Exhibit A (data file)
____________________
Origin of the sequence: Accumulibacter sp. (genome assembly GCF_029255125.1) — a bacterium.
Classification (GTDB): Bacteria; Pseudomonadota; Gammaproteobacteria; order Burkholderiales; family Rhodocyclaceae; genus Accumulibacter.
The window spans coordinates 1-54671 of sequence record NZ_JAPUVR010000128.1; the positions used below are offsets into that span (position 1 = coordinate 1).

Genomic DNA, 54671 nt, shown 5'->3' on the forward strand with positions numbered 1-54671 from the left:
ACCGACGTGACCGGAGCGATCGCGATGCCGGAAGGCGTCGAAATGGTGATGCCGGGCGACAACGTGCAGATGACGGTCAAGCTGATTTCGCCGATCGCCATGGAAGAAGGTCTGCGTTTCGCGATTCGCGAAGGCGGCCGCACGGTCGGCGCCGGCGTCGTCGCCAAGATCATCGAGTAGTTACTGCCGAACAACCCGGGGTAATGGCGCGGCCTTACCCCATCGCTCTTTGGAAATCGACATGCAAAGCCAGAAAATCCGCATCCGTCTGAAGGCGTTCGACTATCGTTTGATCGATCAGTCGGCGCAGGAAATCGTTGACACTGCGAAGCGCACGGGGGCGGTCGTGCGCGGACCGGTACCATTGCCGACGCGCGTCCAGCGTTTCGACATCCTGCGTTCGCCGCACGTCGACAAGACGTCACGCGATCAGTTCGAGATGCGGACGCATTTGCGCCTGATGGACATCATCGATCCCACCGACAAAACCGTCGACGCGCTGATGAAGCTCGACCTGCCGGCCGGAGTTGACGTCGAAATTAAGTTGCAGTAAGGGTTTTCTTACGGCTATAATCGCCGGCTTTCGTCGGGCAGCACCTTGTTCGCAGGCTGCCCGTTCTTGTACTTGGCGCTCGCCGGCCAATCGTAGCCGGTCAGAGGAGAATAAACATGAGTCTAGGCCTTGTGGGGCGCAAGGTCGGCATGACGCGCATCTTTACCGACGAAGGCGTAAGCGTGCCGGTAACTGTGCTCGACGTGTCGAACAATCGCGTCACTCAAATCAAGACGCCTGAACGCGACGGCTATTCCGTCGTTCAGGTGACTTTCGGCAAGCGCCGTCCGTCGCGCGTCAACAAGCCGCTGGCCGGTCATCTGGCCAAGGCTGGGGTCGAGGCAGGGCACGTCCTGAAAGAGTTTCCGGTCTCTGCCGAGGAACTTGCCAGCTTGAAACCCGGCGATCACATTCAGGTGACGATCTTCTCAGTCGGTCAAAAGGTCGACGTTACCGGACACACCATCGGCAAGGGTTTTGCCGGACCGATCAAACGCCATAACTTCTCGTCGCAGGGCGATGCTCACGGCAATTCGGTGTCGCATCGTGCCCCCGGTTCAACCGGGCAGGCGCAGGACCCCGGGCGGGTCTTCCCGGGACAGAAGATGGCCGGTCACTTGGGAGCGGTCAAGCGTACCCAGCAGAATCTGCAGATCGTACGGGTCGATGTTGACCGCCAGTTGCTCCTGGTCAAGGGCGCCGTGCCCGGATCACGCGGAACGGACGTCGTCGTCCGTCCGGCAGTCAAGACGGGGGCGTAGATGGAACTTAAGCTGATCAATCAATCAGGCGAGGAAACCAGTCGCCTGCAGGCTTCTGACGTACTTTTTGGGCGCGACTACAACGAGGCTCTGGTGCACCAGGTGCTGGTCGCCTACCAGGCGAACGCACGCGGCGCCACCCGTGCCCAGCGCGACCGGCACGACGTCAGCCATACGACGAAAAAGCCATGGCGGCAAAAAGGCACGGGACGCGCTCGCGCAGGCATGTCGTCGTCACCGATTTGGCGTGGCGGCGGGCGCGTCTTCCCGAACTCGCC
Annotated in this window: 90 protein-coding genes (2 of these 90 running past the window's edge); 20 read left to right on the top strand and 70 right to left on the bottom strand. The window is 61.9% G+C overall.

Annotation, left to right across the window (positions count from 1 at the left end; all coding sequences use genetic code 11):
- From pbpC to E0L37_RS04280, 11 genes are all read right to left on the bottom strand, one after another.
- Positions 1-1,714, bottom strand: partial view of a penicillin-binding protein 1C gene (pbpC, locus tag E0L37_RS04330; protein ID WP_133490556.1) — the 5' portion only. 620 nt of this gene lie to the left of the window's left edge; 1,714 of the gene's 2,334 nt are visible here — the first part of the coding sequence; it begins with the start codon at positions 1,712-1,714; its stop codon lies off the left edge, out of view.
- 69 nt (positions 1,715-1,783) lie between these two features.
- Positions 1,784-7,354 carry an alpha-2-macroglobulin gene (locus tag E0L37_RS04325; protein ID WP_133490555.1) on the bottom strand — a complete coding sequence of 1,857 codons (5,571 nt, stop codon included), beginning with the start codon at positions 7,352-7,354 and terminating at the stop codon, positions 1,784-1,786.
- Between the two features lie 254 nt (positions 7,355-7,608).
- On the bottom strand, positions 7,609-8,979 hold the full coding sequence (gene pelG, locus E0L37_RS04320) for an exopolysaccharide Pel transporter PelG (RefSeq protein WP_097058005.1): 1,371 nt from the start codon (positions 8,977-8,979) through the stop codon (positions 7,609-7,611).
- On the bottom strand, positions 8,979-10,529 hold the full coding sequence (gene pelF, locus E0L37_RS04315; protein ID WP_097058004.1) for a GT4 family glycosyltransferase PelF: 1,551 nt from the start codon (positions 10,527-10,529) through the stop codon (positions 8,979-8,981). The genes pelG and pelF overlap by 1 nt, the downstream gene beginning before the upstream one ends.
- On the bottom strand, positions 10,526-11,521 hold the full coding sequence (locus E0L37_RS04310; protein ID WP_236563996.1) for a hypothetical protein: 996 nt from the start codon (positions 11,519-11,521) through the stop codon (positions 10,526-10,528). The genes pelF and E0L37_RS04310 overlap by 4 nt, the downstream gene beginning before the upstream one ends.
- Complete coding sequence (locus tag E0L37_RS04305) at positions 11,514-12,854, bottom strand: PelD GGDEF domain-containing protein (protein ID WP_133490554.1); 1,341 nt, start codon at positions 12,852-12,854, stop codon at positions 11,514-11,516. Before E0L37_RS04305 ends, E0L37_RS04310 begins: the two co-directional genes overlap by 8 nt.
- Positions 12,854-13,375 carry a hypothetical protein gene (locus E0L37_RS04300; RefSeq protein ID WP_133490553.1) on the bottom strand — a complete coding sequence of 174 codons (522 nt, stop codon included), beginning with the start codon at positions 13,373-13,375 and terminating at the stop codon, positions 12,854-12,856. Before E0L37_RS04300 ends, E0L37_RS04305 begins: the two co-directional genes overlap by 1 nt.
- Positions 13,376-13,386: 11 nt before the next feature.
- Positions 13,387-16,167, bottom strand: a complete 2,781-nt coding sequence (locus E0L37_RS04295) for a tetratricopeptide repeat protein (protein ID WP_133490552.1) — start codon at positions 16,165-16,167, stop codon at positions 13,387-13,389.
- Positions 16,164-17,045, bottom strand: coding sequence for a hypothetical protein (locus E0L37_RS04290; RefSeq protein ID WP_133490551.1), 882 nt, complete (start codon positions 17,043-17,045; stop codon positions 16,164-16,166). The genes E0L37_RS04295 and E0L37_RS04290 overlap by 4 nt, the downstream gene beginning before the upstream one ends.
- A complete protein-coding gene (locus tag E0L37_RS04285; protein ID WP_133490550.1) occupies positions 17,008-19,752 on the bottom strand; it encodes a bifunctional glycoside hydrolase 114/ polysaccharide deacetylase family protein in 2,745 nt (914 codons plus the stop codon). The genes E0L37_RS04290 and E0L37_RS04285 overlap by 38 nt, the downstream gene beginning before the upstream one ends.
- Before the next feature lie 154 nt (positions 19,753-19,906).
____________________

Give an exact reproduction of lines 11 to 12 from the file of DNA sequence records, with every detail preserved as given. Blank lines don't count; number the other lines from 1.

- Positions 1,784-7,354 carry an alpha-2-macroglobulin gene (locus tag E0L37_RS04325; protein ID WP_133490555.1) on the bottom strand — a complete coding sequence of 1,857 codons (5,571 nt, stop codon included), beginning with the start codon at positions 7,352-7,354 and terminating at the stop codon, positions 1,784-1,786.
- Between the two features lie 254 nt (positions 7,355-7,608).